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Old 06-13-2012, 05:24 PM   #91
rpet
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I would LOVE to try one of these.

And a tip for the wise: most threads are better read with IheartmyNX on your ignore list.

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Old 06-13-2012, 06:17 PM   #92
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Old 06-13-2012, 06:24 PM   #93
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I also didn't realize they claim a street legal version on the 450 model. Dadgumit!...this is all I need...some other reason to consider this bike.
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Old 06-13-2012, 07:06 PM   #94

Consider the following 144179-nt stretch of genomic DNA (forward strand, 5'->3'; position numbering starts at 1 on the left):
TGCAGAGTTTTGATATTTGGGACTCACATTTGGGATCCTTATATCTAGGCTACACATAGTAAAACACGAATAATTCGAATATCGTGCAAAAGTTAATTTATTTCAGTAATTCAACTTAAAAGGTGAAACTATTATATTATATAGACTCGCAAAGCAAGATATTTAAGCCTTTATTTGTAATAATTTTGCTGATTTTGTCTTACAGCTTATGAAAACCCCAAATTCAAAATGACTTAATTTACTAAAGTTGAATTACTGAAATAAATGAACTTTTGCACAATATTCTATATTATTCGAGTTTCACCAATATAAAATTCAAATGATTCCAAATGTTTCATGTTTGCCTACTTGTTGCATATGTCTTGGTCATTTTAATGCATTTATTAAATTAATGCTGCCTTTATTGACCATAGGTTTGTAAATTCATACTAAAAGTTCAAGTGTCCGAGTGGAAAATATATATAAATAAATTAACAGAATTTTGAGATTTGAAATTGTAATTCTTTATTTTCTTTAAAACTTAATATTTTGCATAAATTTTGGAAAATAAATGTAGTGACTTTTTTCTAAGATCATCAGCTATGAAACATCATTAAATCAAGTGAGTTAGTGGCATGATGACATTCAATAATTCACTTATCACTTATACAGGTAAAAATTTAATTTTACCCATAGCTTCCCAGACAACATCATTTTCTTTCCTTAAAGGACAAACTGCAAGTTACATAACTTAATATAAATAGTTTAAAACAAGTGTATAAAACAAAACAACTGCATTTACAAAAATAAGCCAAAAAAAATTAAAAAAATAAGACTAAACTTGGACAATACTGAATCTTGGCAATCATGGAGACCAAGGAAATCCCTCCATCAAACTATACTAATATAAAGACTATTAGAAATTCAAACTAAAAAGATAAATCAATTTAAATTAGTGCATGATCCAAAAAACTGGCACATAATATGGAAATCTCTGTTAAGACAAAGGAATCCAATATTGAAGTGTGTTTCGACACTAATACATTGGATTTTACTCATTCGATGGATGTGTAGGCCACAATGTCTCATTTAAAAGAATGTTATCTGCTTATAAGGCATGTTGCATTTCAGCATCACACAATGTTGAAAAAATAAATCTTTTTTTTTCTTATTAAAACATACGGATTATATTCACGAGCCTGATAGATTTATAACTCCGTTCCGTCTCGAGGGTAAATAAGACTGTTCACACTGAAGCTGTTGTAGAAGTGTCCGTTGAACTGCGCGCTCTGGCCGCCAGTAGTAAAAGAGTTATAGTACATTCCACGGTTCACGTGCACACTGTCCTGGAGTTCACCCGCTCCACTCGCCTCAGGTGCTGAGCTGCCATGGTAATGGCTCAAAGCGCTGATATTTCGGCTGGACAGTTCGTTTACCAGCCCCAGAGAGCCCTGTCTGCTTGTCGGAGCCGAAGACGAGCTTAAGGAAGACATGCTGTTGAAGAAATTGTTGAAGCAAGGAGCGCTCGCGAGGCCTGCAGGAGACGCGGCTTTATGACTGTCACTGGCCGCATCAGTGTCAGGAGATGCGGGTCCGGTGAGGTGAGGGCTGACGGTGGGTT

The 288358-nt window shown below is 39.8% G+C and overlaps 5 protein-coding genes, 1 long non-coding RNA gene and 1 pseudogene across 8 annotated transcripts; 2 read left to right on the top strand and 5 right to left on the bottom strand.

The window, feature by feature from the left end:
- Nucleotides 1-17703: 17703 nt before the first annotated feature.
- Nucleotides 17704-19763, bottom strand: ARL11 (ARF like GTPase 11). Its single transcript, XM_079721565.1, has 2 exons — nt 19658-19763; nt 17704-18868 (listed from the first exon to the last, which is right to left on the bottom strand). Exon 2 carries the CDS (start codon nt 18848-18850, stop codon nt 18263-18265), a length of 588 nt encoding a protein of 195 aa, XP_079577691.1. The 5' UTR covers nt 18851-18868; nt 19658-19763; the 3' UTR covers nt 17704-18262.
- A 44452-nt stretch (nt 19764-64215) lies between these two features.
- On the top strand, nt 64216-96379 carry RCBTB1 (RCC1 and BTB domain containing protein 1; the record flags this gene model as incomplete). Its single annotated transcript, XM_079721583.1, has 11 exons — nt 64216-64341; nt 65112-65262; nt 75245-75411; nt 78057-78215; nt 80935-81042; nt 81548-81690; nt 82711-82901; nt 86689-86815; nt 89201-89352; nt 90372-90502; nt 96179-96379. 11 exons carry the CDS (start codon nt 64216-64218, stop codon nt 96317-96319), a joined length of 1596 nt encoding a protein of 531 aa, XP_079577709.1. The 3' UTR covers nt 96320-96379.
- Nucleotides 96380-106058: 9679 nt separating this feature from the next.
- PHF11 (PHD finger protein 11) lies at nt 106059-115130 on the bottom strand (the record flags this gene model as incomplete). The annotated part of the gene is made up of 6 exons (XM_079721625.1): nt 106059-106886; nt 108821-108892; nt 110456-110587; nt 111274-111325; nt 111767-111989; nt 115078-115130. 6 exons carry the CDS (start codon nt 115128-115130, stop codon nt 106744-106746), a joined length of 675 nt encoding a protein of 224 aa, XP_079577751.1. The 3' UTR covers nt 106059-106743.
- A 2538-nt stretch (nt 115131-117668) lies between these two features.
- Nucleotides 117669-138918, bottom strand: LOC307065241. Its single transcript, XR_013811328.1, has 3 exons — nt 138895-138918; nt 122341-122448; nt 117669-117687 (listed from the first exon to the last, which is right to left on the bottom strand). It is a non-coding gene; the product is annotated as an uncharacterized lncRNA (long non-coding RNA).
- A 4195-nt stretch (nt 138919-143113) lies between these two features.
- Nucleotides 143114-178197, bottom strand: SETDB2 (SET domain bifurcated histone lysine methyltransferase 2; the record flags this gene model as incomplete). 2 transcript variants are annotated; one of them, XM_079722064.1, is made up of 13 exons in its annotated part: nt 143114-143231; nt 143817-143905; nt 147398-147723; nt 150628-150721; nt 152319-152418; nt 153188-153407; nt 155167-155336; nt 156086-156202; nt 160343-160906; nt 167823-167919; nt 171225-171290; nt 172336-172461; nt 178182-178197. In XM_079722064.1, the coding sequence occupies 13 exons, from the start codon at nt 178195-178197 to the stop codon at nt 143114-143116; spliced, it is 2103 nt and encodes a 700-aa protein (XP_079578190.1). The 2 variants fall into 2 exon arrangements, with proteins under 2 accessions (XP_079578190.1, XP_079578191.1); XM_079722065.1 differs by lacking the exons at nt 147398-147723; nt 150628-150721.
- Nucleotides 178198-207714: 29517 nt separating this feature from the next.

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OK...watched several videos for this system now. Most of them appear to made-for-commercial kind of deals, but that 2007 enduro competition one really gave a better perspective IMO. The segment in that video that showed the rider in that horribly rocky streambed told me a lot. As a younger guy, I raced enduros for decades on all kinds of bikes. I get riding in that terrain in that streambed, and I could really tell how that front wheel pulling was changing the game for that guy. The nature of that spot totally removed a good bit of that advantage that you can often get by pulling the front end up a bit and letting it skip over the oncoming rocks on your regular single drive bike. That streambed had too much oddly spaced rock to do that without some extreme consequences if everything doesn't go perfectly. The Christini rider was maintaining a good pace, because you could tell the front wheel was not stacking and stalling into the upcoming rock faces. There wasn't anything fake or staged about that sequence...and I'm not saying the other vids were staged, but you always have that suspicion in the back of your mind.